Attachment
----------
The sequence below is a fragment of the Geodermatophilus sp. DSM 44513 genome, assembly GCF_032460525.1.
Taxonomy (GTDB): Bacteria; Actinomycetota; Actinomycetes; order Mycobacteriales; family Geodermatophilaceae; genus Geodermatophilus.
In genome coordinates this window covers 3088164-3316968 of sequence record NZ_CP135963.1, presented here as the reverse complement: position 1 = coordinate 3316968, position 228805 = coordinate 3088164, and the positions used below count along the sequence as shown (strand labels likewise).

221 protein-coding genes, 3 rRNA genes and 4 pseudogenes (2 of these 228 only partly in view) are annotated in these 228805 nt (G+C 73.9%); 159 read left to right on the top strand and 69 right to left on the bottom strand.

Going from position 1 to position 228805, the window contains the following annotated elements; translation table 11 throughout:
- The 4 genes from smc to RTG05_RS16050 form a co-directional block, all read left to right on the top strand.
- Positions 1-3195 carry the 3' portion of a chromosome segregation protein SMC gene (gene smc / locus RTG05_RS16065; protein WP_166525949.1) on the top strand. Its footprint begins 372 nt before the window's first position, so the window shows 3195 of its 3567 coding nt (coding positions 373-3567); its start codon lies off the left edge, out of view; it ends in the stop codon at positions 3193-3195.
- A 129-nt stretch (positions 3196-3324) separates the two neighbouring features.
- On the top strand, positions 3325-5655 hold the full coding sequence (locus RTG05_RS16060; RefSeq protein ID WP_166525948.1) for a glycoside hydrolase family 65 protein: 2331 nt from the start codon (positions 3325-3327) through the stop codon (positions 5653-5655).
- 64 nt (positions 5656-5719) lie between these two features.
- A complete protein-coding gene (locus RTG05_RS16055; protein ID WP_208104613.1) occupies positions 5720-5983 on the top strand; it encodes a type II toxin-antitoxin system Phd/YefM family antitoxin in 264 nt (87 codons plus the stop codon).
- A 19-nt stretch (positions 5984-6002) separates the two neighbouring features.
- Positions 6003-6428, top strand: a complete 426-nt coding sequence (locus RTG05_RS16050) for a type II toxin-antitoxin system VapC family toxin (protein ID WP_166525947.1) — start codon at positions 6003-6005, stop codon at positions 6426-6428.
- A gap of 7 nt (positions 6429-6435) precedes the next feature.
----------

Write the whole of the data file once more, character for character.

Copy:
The sequence below is a fragment of the Geodermatophilus sp. DSM 44513 genome, assembly GCF_032460525.1.
Taxonomy (GTDB): Bacteria; Actinomycetota; Actinomycetes; order Mycobacteriales; family Geodermatophilaceae; genus Geodermatophilus.
In genome coordinates this window covers 3088164-3316968 of sequence record NZ_CP135963.1, presented here as the reverse complement: position 1 = coordinate 3316968, position 228805 = coordinate 3088164, and the positions used below count along the sequence as shown (strand labels likewise).

221 protein-coding genes, 3 rRNA genes and 4 pseudogenes (2 of these 228 only partly in view) are annotated in these 228805 nt (G+C 73.9%); 159 read left to right on the top strand and 69 right to left on the bottom strand.

Going from position 1 to position 228805, the window contains the following annotated elements; translation table 11 throughout:
- The 4 genes from smc to RTG05_RS16050 form a co-directional block, all read left to right on the top strand.
- Positions 1-3195 carry the 3' portion of a chromosome segregation protein SMC gene (gene smc / locus RTG05_RS16065; protein WP_166525949.1) on the top strand. Its footprint begins 372 nt before the window's first position, so the window shows 3195 of its 3567 coding nt (coding positions 373-3567); its start codon lies off the left edge, out of view; it ends in the stop codon at positions 3193-3195.
- A 129-nt stretch (positions 3196-3324) separates the two neighbouring features.
- On the top strand, positions 3325-5655 hold the full coding sequence (locus RTG05_RS16060; RefSeq protein ID WP_166525948.1) for a glycoside hydrolase family 65 protein: 2331 nt from the start codon (positions 3325-3327) through the stop codon (positions 5653-5655).
- 64 nt (positions 5656-5719) lie between these two features.
- A complete protein-coding gene (locus RTG05_RS16055; protein ID WP_208104613.1) occupies positions 5720-5983 on the top strand; it encodes a type II toxin-antitoxin system Phd/YefM family antitoxin in 264 nt (87 codons plus the stop codon).
- A 19-nt stretch (positions 5984-6002) separates the two neighbouring features.
- Positions 6003-6428, top strand: a complete 426-nt coding sequence (locus RTG05_RS16050) for a type II toxin-antitoxin system VapC family toxin (protein ID WP_166525947.1) — start codon at positions 6003-6005, stop codon at positions 6426-6428.
- A gap of 7 nt (positions 6429-6435) precedes the next feature.